Tuesday, January 14, 2014
Review: Chickenhawk by Robert Mason
Just as with Matterhorn, which was written from the view point of an infantry solider who was out in the bush coming into contact with the enemy on the ground this is also a personal history that is used to tell a larger tale about the war. This time around the focus is on the air with a Huey helicopter pilot the narrator of a tour of duty that sees him go from a believer to a sceptic and from a functioning human being to someone crippled professionally by PTSD.
The points that come out of this book are similar to Matterhorn with the enemy regularly underestimated and an arrogance of those controlling the war to believe that firepower and body counts would win and grind down their opposition. But with people in the field like Bob Mason who were trying not just to make sense of orders but stay alive and fight their own demons the chances of success appear to be limited.
The book flows well and there is a benefit perhaps of having a year tour from August 1965 to July 1966, because it by default gives a structure to a large part of the book once you get past the before and share a little bit of the after story. There are a few photographs online but my edition could have benefited from having a few. There is also a slight need perhaps to provide brief thumbnails of what became of some of the people that Mason mentions regularly throughout the book. Not all finish their tours at the same time and are left behind in Vietnam and the reader is left a little bit in the air wondering and hoping that they all came through in one piece.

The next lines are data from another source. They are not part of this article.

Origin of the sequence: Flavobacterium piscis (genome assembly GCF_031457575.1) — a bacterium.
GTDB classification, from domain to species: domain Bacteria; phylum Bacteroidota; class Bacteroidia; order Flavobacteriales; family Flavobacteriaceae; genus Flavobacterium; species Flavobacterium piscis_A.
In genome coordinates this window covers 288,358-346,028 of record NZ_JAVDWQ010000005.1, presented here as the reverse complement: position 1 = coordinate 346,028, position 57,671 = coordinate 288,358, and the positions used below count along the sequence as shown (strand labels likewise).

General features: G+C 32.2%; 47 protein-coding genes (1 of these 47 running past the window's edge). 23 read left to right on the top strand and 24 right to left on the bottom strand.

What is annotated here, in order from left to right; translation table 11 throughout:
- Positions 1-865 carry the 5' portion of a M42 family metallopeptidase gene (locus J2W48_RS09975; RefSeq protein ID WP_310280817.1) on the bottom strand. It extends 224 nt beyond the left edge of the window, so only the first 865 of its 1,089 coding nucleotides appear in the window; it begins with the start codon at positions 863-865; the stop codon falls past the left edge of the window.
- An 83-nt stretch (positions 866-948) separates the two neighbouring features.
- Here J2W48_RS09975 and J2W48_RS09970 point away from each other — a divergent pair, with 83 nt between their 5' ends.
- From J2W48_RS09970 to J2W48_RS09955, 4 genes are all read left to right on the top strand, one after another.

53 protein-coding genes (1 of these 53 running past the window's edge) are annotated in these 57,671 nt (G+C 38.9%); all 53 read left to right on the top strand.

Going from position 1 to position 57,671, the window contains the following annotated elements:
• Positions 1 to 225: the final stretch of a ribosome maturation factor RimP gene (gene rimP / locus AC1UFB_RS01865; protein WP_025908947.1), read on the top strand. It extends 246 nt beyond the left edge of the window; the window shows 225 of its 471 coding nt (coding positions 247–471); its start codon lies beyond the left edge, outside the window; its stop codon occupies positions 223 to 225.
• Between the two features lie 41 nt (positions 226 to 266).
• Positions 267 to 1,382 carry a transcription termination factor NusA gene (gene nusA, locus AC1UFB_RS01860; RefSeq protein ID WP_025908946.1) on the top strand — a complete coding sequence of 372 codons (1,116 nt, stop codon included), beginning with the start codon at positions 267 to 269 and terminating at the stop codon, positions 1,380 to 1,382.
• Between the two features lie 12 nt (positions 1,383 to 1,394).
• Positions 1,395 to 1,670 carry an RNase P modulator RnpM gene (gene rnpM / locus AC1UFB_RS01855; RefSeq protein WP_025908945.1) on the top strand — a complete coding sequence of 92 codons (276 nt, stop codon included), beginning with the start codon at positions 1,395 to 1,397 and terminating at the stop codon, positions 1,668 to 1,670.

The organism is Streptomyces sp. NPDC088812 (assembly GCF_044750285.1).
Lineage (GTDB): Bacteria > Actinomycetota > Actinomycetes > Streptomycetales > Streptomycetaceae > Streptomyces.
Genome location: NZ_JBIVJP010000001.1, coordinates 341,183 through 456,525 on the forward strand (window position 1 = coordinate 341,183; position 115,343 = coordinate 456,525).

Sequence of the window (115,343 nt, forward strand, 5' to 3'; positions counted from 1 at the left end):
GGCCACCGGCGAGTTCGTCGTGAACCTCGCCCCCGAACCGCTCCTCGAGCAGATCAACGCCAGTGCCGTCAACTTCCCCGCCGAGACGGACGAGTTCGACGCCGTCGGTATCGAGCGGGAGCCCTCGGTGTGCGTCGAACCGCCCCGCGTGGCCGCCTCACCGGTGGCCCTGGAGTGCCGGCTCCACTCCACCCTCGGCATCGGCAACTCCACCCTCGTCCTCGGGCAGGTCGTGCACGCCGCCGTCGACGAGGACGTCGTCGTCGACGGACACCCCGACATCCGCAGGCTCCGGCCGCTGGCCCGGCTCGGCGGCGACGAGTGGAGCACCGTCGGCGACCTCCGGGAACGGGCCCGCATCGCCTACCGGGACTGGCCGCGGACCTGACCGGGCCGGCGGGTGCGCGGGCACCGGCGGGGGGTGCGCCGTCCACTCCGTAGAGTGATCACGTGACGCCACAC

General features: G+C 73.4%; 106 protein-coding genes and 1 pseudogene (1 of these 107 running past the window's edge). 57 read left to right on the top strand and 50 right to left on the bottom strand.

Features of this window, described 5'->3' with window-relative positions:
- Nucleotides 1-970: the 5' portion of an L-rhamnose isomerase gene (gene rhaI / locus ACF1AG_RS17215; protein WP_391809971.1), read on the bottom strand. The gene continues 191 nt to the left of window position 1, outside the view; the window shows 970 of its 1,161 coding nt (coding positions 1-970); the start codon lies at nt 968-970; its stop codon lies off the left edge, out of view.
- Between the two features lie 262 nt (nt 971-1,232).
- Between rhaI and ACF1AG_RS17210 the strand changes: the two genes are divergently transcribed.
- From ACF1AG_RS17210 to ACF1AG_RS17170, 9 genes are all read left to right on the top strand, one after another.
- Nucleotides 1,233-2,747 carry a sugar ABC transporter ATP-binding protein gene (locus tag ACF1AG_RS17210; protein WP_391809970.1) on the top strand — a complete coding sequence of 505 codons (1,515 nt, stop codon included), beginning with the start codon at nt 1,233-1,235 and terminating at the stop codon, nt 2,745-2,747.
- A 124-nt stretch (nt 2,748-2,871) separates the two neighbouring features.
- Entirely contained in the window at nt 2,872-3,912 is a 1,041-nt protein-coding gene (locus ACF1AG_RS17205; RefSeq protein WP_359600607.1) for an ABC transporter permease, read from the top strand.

Each book about the war comes from a different viewpoint and that is true of Chickenhawk. But if you read enough of them then a picture starts to emerge of an army that had the best of soldiers but a level of ignorance about the way to fight the war and of a political and military machine bogged down in spin. The Tet Offensive blew away the idea that the war was almost over and revealed that the strategy of body count was not working. But until that point you are left in a world, like Mason, where there is optimism mixed in with speculation that turns out to be based on spin and hope.
Having read Matterhorn and now Chickenhawk and got tales of the war from the ground and the air its hard not to feel depressed about how these young men were taken into a war they knew so little about. The stories are there to be read and hopefully the lessons are there to be learnt.